Music Fans Should Adore Eastwood's "Jersey Boys"

Clint Eastwood and “Jersey Boys” are an unlikely match on paper, the vintage Broadway pizzazz of the latter seemingly at odds with the unfussiness of an increasingly stodgy filmmaker. But it ends up a sneakily smart partnership, the director’s unheralded musical know-how melding nicely with an accessible story filled with accessible music. Fans of the musical – and there are millions – might be taken aback by Eastwood’s understated approach to the material, but as the show is still on Broadway – and still touring the country – there’s no reason to rehash it on screen.

No, the film version of “Jersey Boys” is its own thing, abstaining from the usual movie-musical conceit of characters breaking into song. In its place is the skeletal system of a biopic – think “Ray” or “Walk The Line” – with the film’s musical moments coming exclusively in the form of songwriting and recording sessions and live performances. By stripping their own musical book of its spontaneity, writers Marshall Brickman and Rick Elice have made the film less jubilant but more immersive, suggesting – if not fully mining – a depth that few movie-musicals have attempted.

“Jersey Boys” begins in 1954 as the lives of two young Garden Staters intersect irrevocably. Baby-faced and angel-voiced 16 year-old Francesco Castelluccio is running with the proverbial wrong crowd, led by low-level thief and part time musician Tommy DeVito. As 6 years Frankie’s senior, Tommy is older and wiser but more fully entrenched between a life of crime and a life of music – par for the course, according to the character’s self-aware narration. Once he and his best friend, Nick Massi, find themselves out of prison at the same time – a rare occurrence – they make an honest attempt at getting a band together. Anchored by the young kid with the dynamite falsetto – stage name: Frankie Valli – they’re off and running.

Eastwood’s decision to give life to three of the Four Seasons via actors who played the roles on stage mostly pays off. John Lloyd Young is a terrific singer and a ringer for Valli, while Erich Bergen is vacantly charming as Bob Gaudio, the All-American songwriting muscle behind the group. It’s his pop gem “Sherry” that quickly vaults the quartet to superstardom. Michael Lomenda is amusing as Massi, the coolly disarming bass player-vocalist, giving the film some much-needed comic relief in its latter stages. The stage actors’ comfortability with their roles regularly clues them into the pockets of cliché within the story, allowing them to add color to the moments that need it the most.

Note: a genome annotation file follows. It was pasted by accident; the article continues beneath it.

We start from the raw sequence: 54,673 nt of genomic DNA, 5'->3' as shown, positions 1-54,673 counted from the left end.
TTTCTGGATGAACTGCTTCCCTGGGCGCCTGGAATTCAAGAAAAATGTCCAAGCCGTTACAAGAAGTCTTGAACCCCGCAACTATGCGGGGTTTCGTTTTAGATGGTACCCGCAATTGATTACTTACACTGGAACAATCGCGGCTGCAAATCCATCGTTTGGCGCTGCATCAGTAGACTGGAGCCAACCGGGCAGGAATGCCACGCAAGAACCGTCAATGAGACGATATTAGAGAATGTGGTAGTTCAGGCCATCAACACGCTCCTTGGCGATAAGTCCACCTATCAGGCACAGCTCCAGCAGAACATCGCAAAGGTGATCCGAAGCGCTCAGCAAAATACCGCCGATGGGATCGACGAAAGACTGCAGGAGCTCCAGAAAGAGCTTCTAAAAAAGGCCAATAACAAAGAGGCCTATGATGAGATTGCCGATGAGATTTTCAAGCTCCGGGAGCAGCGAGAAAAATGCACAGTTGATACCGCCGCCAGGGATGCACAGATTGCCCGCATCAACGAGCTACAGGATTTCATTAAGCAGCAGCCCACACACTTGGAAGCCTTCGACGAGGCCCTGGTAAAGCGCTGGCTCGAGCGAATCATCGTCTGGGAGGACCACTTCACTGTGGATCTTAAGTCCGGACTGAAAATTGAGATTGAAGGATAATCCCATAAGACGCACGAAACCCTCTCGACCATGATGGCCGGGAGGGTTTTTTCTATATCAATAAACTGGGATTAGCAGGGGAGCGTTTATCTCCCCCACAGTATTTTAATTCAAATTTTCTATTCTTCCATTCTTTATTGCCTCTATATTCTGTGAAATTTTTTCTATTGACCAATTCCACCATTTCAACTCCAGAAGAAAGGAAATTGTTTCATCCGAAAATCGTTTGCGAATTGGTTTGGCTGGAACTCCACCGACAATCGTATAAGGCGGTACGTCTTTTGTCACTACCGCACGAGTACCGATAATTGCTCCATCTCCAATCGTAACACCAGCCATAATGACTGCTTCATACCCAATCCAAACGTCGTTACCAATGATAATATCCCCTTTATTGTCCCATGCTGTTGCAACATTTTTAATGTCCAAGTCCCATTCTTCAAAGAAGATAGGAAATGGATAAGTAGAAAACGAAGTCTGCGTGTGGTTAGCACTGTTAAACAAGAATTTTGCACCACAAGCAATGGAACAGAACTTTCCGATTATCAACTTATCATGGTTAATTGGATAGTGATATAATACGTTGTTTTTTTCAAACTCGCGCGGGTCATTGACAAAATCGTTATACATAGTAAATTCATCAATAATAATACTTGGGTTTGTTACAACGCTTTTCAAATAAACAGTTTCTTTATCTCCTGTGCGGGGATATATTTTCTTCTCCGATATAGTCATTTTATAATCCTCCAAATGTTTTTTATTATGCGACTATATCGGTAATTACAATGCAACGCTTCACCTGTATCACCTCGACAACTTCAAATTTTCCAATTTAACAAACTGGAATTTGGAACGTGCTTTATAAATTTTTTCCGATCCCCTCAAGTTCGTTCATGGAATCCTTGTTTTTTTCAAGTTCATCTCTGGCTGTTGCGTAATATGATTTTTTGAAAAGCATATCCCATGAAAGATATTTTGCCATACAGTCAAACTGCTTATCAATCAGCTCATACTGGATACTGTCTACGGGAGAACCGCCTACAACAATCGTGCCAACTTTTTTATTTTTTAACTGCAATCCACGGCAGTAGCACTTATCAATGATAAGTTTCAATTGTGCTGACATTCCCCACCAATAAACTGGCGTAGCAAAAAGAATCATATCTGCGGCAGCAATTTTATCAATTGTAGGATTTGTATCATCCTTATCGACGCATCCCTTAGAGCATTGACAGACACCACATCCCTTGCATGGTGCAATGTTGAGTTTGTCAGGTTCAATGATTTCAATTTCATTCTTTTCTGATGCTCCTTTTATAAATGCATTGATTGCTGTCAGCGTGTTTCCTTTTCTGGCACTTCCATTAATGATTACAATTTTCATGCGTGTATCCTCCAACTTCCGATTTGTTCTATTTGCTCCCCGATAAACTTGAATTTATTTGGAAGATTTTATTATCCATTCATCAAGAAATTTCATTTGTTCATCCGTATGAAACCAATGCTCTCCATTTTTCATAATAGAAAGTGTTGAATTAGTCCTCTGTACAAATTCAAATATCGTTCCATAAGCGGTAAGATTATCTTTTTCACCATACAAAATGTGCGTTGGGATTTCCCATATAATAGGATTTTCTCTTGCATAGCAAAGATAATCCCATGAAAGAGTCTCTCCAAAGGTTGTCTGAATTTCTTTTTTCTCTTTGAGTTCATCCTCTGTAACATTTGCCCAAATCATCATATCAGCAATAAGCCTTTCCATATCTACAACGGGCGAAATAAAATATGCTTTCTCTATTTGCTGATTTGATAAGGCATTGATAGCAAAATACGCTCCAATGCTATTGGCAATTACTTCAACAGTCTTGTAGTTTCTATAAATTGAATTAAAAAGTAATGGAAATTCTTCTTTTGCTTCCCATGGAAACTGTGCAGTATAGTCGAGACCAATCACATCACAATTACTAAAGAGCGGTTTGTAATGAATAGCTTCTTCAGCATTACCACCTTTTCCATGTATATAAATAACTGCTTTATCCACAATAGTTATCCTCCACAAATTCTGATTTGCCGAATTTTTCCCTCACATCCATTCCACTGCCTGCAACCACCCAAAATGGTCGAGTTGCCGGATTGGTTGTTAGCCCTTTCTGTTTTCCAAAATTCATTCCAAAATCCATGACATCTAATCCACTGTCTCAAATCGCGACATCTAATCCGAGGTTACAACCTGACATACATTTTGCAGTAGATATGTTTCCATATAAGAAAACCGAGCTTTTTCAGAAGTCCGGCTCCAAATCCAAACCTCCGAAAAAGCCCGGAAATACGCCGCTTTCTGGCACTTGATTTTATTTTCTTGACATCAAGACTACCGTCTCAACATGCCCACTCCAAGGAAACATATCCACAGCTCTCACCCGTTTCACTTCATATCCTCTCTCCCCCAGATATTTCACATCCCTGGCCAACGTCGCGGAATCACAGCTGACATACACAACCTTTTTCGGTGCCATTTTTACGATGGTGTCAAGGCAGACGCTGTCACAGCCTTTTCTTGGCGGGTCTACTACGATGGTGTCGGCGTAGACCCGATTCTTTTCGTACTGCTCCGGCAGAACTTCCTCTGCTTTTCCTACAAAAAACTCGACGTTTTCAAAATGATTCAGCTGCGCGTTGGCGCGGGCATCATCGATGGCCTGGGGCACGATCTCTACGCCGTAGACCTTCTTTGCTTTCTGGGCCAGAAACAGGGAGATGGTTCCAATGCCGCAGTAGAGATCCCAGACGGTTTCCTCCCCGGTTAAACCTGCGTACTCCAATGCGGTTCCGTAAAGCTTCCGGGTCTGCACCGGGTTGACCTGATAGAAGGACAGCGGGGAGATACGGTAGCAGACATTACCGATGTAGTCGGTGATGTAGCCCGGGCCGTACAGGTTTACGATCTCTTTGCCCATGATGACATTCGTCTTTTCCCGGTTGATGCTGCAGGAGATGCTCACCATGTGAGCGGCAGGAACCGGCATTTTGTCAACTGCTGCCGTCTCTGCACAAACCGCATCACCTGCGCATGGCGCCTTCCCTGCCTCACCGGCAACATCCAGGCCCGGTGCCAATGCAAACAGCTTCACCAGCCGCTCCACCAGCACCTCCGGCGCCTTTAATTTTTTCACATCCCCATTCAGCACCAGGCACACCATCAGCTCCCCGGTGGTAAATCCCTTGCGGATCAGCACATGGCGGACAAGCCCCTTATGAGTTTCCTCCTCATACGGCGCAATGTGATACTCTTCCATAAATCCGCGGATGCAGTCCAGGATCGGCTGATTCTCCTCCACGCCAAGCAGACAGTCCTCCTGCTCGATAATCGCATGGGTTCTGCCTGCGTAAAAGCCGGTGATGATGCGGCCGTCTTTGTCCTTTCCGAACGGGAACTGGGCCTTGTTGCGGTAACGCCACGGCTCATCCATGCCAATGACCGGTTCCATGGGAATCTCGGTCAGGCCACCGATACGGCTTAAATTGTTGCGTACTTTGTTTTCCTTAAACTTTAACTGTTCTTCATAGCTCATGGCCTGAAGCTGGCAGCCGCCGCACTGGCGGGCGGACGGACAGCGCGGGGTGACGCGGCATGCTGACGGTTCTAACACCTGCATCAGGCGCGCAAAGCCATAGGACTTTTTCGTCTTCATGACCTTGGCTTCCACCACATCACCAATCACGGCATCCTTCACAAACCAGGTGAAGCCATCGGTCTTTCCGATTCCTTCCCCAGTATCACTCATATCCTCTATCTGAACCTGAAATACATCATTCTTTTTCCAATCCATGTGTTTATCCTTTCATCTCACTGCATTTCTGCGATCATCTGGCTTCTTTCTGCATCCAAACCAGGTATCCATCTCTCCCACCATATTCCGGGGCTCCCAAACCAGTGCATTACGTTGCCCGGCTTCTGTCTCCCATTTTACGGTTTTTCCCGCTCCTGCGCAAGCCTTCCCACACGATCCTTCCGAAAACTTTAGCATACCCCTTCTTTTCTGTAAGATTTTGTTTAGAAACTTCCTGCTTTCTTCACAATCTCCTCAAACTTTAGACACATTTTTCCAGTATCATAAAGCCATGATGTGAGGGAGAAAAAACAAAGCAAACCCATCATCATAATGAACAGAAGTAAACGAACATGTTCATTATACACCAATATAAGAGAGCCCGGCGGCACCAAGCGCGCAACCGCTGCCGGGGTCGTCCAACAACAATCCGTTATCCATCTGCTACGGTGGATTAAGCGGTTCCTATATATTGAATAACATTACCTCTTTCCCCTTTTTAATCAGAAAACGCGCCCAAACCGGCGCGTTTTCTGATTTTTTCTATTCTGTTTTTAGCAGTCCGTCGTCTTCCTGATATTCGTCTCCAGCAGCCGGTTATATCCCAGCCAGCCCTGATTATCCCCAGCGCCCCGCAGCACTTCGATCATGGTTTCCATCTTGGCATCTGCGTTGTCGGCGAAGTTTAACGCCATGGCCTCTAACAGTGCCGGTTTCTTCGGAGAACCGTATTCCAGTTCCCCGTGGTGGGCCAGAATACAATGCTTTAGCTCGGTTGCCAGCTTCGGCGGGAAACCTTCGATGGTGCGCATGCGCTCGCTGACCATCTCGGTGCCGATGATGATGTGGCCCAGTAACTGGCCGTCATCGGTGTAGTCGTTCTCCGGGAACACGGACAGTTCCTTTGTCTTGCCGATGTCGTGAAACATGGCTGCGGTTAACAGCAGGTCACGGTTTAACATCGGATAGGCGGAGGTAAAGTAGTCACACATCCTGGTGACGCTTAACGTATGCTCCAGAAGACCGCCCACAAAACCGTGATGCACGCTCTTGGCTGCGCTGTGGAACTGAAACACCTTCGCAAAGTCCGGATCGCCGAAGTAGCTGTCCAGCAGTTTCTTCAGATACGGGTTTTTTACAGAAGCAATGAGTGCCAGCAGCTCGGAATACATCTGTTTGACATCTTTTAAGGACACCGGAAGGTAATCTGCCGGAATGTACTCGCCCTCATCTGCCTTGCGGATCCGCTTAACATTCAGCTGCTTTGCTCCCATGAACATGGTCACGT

Yet, it’s the actor with no previous “Jersey Boys” experience that rises above the rest of the cast. Vincent Piazza (HBO’s “Boardwalk Empire”) makes for a beguiling Tommy Devito, expertly embodying the character’s mischievous spirit and misplaced talent. The film is at its best when Piazza is onscreen and he attunes himself wonderfully to his castmates. Their chemistry suggests that they originated the roles together – when, in fact, none of them ever performed in the same production – with Piazza as their unlikely ringleader, personifying the group’s New Jersey roots to a T.

Regrettably, Tommy’s dominance within the narrative combined with Piazza’s charisma paints Valli into the background for much of the picture. And while John Lloyd Young won a Tony Award for his stage version of the character, he doesn’t have the screen presence to power Valli through the non-musical portions of the film. When Tommy exits the story in its third act, Frankie hasn’t become interesting enough outside of his stage persona to carry the film, leaving “Jersey Boys” to peter out rather than peaking. A latter-day performance of “Can’t Take My Eyes Off You” is strangely flat, as is the group’s eventual reunion – until each character gets one final monologue that’s as bewildering as it is endearing.

By maintaining some of the show’s stage-isms – particularly, the aforementioned fourth wall-breaking narration – Eastwood keeps things frothy enough to assuage the story’s frequent heartbreak. Moreoever, the pic’s one bona fide musical sequence – which happens over its end credits – is a fascinating alternate vision for the film, showing how a more faithful adaptation of the musical could have (or couldn’t have) worked. It’s a strange, bold move from Eastwood, opening himself up to further criticism, but it’s a fitting symbol of his passion for the both the material and the medium.

“Jersey Boys” is an esoteric work in a multitude of ways – as is any that so ineffectually uses Christopher Walken, here as a mob boss with limited screen time – but its impact is in its incongruity. Unlike so many music-based films, it plays like a filmmaker’s vision seen through to the end, to hell with test screenings and studio interference. And whether or not viewers respond to Eastwood’s vision, that it’s so clearly his is a victory in itself. It’s not often that audiences get to see a red-hot commodity like “Jersey Boys” filtered through the mind of one person, but this is one of those moments. And it’s unreservedly worthwhile for admirers of both film and music.

-J. Olson

Rating: ★★★ 1/2 out of ★★★★★ (Good)

Release Date: June 20, 2014
Studio: Warner Bros. Pictures
Director: Clint Eastwood
Screenwriter: Marshall Brickman, Rick Elice
Starring: John Lloyd Young, Vincent Piazza, Erich Bergen, Michael Lomenda, Christopher Walken
MPAA Rating: R (for language throughout)